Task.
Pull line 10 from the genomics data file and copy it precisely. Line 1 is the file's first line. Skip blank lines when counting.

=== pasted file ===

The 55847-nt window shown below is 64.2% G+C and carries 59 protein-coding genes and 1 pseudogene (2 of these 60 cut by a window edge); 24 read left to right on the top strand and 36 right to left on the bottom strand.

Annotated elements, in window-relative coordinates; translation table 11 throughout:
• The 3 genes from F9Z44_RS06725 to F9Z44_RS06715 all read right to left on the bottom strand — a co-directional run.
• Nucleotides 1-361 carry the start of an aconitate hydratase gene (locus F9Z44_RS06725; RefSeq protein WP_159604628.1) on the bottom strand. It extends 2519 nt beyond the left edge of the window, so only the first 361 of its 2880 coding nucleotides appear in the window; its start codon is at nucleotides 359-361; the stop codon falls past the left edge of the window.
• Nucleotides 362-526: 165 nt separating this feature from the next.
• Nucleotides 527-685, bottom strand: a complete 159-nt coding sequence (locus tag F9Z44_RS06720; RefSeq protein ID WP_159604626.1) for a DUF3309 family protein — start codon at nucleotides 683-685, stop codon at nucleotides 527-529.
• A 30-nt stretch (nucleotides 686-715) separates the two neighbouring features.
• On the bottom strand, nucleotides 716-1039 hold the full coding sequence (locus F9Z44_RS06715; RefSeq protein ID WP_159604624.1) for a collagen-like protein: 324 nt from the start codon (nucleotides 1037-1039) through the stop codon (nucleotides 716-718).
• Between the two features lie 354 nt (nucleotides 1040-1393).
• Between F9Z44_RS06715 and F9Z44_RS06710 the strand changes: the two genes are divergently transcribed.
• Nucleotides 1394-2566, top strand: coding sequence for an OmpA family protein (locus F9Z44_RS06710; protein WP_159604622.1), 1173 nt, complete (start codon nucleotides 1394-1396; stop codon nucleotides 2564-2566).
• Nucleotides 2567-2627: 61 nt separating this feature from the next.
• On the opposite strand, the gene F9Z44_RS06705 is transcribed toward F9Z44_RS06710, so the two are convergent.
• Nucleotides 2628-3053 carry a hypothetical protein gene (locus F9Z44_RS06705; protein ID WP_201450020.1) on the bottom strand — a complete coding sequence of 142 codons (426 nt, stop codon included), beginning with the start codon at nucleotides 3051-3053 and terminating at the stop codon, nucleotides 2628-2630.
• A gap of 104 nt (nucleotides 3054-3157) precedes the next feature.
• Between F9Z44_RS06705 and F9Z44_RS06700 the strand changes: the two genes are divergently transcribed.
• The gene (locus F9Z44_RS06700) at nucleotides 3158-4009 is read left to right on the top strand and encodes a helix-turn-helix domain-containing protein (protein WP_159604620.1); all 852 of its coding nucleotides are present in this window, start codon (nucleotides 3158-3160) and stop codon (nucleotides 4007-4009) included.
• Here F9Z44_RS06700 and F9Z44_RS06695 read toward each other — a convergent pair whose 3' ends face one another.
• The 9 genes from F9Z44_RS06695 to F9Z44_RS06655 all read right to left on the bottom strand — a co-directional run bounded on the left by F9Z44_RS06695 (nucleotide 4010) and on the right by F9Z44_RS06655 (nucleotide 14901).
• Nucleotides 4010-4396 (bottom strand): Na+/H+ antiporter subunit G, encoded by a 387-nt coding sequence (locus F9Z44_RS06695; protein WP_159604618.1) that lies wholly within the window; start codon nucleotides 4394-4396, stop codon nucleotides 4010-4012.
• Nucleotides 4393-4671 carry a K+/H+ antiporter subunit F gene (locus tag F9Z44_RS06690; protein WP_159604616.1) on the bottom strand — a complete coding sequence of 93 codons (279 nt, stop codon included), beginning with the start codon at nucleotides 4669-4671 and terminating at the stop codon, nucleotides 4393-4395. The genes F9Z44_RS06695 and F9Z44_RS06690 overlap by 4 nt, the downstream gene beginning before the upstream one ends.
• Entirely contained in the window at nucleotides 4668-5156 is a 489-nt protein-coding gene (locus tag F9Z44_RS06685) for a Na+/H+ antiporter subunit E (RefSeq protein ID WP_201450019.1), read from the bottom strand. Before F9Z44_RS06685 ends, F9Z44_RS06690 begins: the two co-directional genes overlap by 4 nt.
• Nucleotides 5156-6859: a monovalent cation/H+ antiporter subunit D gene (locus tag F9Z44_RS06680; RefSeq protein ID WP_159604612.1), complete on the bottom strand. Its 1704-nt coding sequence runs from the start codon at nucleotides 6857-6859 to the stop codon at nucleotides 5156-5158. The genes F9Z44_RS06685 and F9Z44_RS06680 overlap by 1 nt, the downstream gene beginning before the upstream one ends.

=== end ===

• Between F9Z44_RS06715 and F9Z44_RS06710 the strand changes: the two genes are divergently transcribed.